Entry Problems for Day Traders

If you are one of those traders who buy at support or sell at resistance, then your entries take care of themselves. But if, like me, your strategy is to trade breakouts through support and resistance levels, then the economics of your planned trade may very well be perverted by slippage.

Suppose you see price rising toward resistance at 900 and your strategy is to sell near the resistance level. Your plan may be to sell one pip below resistance at 899.75, with a 1.5 point stop at 901.25, taking profit at 895.25. To implement this you place a sell limit order at 899.75, a buy stop order at 901.25, and (after the trade is entered) a buy limit order at 895.25. There will be no slippage on a winning trade because if a limit order is filled you are guaranteed your specified price (or better).

If the trade works, you make 4.5 points profit, which is three times your planned risk of 1.5 points.

On the other hand, if you are a breakout trader, your plan may be to buy one pip above resistance at 900.25, with a 1.5 point stop at 898.75, taking profit at 904.75. You implement this by placing a buy stop order at 900.25 to enter your trade. Once you are in the position, enter a sell stop order at 898.75 to protect your trade, and a sell limit order at 904.75 to take your profit.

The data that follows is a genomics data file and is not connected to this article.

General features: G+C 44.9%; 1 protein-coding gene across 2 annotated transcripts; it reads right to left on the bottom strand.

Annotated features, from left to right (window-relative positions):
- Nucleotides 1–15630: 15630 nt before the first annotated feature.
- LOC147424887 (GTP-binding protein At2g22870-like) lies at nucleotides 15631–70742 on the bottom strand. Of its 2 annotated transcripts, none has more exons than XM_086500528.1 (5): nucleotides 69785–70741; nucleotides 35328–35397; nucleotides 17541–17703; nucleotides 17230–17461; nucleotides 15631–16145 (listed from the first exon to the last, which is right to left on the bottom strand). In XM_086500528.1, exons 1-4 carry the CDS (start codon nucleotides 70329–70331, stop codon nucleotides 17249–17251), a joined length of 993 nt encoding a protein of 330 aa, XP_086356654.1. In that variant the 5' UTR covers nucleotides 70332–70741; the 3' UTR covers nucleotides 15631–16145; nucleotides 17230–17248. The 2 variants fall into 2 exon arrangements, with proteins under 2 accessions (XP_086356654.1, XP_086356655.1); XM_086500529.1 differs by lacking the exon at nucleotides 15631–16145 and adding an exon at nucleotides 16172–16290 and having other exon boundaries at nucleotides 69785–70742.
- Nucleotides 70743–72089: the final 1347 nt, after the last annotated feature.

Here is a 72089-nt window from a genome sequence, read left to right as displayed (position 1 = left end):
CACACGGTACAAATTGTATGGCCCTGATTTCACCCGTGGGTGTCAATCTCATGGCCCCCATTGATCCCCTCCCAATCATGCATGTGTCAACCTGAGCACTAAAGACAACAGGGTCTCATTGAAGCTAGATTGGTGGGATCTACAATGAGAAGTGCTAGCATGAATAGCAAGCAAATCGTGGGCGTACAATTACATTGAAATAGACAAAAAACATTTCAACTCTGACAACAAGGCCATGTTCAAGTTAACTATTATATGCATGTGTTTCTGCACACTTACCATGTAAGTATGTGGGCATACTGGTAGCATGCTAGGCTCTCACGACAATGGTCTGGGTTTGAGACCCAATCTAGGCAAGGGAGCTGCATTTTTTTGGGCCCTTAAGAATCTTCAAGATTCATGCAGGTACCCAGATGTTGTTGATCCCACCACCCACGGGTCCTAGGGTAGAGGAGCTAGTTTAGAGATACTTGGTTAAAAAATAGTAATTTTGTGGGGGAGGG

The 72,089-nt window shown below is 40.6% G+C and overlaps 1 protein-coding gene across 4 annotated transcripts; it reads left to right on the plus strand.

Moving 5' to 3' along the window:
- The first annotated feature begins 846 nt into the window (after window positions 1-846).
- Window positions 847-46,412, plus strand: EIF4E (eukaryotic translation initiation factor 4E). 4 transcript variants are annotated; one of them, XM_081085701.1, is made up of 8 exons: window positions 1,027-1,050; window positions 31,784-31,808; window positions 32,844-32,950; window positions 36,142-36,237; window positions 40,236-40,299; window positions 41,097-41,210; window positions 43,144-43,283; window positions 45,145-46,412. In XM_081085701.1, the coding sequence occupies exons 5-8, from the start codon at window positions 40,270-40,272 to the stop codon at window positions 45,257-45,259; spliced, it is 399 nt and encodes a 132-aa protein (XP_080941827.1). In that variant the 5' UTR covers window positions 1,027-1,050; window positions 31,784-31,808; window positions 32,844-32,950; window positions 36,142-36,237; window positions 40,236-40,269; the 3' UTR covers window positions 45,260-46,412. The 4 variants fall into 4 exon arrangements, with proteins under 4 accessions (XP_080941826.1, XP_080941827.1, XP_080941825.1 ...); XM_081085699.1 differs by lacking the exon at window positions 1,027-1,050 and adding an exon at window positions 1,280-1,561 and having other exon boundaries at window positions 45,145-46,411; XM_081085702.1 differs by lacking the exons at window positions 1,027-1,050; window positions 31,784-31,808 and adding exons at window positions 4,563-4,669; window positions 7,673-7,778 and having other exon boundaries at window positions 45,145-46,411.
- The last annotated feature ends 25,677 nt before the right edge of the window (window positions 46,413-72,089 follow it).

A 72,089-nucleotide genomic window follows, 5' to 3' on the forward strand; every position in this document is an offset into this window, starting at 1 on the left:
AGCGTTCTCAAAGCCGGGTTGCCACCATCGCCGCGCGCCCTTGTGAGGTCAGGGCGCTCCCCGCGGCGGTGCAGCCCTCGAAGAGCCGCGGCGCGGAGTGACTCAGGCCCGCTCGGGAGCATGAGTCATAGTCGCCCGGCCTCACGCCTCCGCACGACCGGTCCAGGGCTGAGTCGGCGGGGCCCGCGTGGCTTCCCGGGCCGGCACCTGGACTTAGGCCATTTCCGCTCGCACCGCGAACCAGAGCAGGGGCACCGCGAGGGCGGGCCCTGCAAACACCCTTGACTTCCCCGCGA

Again, if the trade works, you hope to make 4.5 points profit, three times the risk of 1.5 points. So essentially in both strategies you are planning trades at the resistance level with a potential 3:1 reward to risk ratio, quite a reasonable plan of attack. Here is where trading practicalities start to creep in…

First of all, that 4.5 points of profit is not going to be quite 4.5 – it will be 4.5 points less commission on the trade. Using a good deep discount broker helps to minimize this problem.

Secondly, in both cases, that 1.5 point risk assumes your stop loss order will be executed at exactly the price specified. In the markets I trade (grain futures), there is more likely to be one or two pips of slippage, sometimes more. What this means is that if a sell stop order at 898.75 is triggered, my actual fill may be at 898.25. This is a feature of stop orders where execution at the specified price is not guaranteed. In fast moving markets, the fill price can be quite a distance from what you expected.

If the trade fails, and there is 2 pips of slippage on the stop loss, the reward to risk ratio becomes 4.5 points profit to 2 points of risk, closer to 2:1 than the 3:1 you wanted.

It is worse for the breakout trader, because he or she enters the trade with a stop order, which may also suffer slippage.

In the breakout trade described above, entry was made with a Buy stop order at 900.25. Suppose the market is moving quickly when resistance breaks, so you suffer two pips of slippage and get filled at 900.75. Sticking to your original plan to take profit at 904.75, your target profit is reduced from 4.5 to 4 points.

In a losing trade, the breakout trader can be hit with slippage both ways. The entry might be filled at 900.75, and then slippage might see the stop filled 898.25. In this scenario, the planned 1.5 point risk has blown out to 2.5 points. In fact, given 2 pips of slippage on the entry, I am now risking 2.5 points for a potential 4 point profit. My comfortable 3:1 reward to risk ratio has been ravaged by slippage and is now just 1.6:1!